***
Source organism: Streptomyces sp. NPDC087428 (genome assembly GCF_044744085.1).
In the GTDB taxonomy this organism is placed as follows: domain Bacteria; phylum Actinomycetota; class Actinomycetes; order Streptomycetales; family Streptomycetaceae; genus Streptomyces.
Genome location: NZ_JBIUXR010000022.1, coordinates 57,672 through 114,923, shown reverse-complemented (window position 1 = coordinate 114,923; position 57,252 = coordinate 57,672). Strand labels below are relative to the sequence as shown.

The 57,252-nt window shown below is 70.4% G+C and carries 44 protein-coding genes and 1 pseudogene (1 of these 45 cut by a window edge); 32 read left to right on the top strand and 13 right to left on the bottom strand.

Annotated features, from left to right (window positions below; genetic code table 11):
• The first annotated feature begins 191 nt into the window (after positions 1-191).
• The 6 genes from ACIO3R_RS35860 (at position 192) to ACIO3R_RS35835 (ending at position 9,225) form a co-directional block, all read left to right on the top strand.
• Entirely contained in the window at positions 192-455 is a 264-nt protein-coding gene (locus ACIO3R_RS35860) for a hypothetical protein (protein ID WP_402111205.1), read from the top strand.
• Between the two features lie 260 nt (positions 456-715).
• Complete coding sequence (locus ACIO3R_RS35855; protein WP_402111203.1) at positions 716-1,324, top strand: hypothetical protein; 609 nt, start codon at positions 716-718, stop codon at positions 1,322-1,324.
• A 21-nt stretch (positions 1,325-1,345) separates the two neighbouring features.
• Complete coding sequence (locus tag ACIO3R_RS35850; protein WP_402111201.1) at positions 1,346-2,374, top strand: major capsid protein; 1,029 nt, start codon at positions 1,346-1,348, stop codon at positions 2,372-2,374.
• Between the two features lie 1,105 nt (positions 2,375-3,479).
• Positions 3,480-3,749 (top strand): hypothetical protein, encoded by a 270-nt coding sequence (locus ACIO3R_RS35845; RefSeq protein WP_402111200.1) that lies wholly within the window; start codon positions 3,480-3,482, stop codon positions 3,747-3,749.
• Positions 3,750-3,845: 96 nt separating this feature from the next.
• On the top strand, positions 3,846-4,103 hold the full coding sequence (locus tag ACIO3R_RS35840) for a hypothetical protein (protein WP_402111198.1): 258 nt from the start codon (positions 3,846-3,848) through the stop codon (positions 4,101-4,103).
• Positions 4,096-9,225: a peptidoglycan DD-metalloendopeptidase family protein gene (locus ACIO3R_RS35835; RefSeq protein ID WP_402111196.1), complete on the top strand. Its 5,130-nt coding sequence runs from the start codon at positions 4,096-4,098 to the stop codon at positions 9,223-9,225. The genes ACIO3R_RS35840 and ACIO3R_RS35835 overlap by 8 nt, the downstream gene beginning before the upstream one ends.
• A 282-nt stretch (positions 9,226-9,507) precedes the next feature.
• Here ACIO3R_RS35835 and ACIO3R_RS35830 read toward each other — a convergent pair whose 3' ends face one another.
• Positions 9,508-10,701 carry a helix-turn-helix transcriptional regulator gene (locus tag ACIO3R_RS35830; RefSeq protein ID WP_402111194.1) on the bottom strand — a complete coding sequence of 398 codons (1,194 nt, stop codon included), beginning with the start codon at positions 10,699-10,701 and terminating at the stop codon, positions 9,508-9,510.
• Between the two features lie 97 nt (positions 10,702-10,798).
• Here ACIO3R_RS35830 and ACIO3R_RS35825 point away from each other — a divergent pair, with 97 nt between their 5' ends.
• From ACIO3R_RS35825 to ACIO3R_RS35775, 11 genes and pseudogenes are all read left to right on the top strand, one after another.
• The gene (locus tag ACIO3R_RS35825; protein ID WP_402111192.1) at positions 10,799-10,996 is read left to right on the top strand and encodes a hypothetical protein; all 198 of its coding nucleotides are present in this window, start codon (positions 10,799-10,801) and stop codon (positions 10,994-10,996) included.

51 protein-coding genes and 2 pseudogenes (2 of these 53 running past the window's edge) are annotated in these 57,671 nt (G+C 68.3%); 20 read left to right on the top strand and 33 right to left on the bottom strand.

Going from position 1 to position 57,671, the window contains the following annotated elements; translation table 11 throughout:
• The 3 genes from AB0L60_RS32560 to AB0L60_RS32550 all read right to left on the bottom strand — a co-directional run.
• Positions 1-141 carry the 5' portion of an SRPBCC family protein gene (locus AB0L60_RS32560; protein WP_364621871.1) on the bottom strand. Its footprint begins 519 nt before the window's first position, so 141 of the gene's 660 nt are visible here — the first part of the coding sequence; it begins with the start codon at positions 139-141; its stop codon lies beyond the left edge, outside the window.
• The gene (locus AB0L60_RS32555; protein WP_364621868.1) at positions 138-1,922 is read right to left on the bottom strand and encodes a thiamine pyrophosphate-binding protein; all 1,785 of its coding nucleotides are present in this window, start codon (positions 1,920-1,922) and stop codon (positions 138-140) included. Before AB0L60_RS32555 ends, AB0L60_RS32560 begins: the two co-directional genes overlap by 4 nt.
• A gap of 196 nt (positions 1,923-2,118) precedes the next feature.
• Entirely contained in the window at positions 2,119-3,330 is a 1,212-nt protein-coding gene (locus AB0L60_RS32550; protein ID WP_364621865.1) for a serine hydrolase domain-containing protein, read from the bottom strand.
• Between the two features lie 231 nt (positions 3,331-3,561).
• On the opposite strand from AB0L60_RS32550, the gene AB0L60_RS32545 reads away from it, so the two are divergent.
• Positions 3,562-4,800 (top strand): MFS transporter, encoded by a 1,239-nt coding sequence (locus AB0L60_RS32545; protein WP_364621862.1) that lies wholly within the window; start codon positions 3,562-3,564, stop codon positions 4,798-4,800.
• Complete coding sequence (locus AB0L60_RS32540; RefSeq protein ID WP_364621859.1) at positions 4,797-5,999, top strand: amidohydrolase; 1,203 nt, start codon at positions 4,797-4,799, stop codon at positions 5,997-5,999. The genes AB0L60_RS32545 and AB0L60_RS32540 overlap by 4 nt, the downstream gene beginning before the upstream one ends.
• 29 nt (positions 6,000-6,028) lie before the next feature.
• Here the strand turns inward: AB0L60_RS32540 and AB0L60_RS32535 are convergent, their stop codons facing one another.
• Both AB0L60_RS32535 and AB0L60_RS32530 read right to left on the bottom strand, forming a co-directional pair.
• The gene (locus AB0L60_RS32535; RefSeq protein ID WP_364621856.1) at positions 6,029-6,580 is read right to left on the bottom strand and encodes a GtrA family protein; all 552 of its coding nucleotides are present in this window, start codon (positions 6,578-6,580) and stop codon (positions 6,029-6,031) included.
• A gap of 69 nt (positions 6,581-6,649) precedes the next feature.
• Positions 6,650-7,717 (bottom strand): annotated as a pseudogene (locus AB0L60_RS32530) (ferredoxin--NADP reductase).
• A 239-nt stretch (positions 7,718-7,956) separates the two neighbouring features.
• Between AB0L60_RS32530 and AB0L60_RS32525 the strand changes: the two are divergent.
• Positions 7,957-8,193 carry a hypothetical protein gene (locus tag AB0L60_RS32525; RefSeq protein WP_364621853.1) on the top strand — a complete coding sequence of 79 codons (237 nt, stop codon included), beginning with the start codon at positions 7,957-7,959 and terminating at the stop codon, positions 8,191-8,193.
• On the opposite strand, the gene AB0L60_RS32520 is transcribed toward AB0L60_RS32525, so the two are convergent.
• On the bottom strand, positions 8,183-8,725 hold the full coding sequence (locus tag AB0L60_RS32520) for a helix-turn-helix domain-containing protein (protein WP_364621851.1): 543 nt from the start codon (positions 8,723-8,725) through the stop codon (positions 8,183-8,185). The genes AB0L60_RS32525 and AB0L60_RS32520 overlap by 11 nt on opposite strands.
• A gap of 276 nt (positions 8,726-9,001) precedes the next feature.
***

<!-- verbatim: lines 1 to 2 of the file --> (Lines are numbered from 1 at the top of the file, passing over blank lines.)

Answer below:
Source organism: Streptomyces sp. NPDC087428 (genome assembly GCF_044744085.1).
In the GTDB taxonomy this organism is placed as follows: domain Bacteria; phylum Actinomycetota; class Actinomycetes; order Streptomycetales; family Streptomycetaceae; genus Streptomyces.